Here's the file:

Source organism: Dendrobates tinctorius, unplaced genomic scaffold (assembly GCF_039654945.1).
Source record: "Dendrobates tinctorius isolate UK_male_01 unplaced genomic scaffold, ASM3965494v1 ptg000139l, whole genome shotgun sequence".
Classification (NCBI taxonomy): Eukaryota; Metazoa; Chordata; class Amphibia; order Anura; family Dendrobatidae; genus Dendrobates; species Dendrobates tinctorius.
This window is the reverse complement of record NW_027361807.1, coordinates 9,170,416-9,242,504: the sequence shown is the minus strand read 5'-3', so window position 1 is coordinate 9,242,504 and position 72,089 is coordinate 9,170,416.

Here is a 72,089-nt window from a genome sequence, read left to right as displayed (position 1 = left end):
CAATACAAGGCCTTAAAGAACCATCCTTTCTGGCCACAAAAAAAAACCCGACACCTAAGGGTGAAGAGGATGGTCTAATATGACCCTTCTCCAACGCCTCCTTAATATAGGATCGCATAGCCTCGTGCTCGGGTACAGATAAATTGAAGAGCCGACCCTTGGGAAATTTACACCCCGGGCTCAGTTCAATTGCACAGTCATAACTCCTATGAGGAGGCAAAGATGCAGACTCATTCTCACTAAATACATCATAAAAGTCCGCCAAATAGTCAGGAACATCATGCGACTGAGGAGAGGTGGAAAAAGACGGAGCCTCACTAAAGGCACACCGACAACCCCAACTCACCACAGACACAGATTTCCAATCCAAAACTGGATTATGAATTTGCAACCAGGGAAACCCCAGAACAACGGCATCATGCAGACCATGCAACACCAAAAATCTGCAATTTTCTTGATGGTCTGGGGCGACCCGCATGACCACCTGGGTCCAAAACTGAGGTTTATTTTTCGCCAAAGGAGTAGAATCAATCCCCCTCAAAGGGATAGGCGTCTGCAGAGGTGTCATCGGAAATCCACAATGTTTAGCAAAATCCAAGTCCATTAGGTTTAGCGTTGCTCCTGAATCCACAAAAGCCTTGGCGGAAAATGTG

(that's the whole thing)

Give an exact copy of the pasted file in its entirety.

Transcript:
Source organism: Dendrobates tinctorius, unplaced genomic scaffold (assembly GCF_039654945.1).
Source record: "Dendrobates tinctorius isolate UK_male_01 unplaced genomic scaffold, ASM3965494v1 ptg000139l, whole genome shotgun sequence".
Classification (NCBI taxonomy): Eukaryota; Metazoa; Chordata; class Amphibia; order Anura; family Dendrobatidae; genus Dendrobates; species Dendrobates tinctorius.
This window is the reverse complement of record NW_027361807.1, coordinates 9,170,416-9,242,504: the sequence shown is the minus strand read 5'-3', so window position 1 is coordinate 9,242,504 and position 72,089 is coordinate 9,170,416.

Here is a 72,089-nt window from a genome sequence, read left to right as displayed (position 1 = left end):
CAATACAAGGCCTTAAAGAACCATCCTTTCTGGCCACAAAAAAAAACCCGACACCTAAGGGTGAAGAGGATGGTCTAATATGACCCTTCTCCAACGCCTCCTTAATATAGGATCGCATAGCCTCGTGCTCGGGTACAGATAAATTGAAGAGCCGACCCTTGGGAAATTTACACCCCGGGCTCAGTTCAATTGCACAGTCATAACTCCTATGAGGAGGCAAAGATGCAGACTCATTCTCACTAAATACATCATAAAAGTCCGCCAAATAGTCAGGAACATCATGCGACTGAGGAGAGGTGGAAAAAGACGGAGCCTCACTAAAGGCACACCGACAACCCCAACTCACCACAGACACAGATTTCCAATCCAAAACTGGATTATGAATTTGCAACCAGGGAAACCCCAGAACAACGGCATCATGCAGACCATGCAACACCAAAAATCTGCAATTTTCTTGATGGTCTGGGGCGACCCGCATGACCACCTGGGTCCAAAACTGAGGTTTATTTTTCGCCAAAGGAGTAGAATCAATCCCCCTCAAAGGGATAGGCGTCTGCAGAGGTGTCATCGGAAATCCACAATGTTTAGCAAAATCCAAGTCCATTAGGTTTAGCGTTGCTCCTGAATCCACAAAAGCCTTGGCGGAAAATGTG